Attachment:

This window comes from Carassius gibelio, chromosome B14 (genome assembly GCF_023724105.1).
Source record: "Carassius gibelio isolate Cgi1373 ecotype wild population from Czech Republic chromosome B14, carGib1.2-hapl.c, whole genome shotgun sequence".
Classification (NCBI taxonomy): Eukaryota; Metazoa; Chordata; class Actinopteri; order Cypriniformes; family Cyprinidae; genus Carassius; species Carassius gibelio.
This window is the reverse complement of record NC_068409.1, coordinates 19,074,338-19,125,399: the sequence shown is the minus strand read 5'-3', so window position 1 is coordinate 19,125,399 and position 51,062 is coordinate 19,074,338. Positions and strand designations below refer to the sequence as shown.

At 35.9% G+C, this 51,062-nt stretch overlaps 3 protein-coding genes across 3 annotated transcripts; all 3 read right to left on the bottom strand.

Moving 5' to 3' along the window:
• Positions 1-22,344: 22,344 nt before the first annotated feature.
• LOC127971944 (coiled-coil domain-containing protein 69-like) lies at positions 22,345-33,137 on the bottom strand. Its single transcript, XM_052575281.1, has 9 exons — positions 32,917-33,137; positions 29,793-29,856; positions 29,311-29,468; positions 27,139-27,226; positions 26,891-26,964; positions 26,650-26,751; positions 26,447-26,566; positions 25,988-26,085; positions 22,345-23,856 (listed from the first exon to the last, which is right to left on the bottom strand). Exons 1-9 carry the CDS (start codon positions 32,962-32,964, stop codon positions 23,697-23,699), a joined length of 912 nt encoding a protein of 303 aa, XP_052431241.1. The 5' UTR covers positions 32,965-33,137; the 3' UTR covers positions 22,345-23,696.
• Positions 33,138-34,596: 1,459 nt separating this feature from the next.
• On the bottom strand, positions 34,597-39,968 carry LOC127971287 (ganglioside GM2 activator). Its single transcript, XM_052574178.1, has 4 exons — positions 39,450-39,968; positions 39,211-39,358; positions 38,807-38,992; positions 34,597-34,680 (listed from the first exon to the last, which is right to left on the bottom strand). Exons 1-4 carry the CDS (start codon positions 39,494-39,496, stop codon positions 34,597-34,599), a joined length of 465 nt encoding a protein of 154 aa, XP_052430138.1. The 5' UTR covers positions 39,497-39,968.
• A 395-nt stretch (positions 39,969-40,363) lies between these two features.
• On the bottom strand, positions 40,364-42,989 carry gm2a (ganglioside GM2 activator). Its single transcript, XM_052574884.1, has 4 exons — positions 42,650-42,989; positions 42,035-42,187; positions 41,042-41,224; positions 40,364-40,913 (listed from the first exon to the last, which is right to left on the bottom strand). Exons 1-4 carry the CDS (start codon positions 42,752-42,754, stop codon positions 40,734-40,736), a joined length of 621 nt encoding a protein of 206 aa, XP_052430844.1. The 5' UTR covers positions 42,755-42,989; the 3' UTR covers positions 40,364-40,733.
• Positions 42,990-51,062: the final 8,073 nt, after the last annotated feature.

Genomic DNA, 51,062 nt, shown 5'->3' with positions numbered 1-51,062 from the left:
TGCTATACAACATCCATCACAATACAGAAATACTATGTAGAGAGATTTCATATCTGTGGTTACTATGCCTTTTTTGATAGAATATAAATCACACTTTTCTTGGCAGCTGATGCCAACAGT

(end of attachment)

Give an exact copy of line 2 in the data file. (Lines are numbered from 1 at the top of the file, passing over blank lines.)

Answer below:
Source record: "Carassius gibelio isolate Cgi1373 ecotype wild population from Czech Republic chromosome B14, carGib1.2-hapl.c, whole genome shotgun sequence".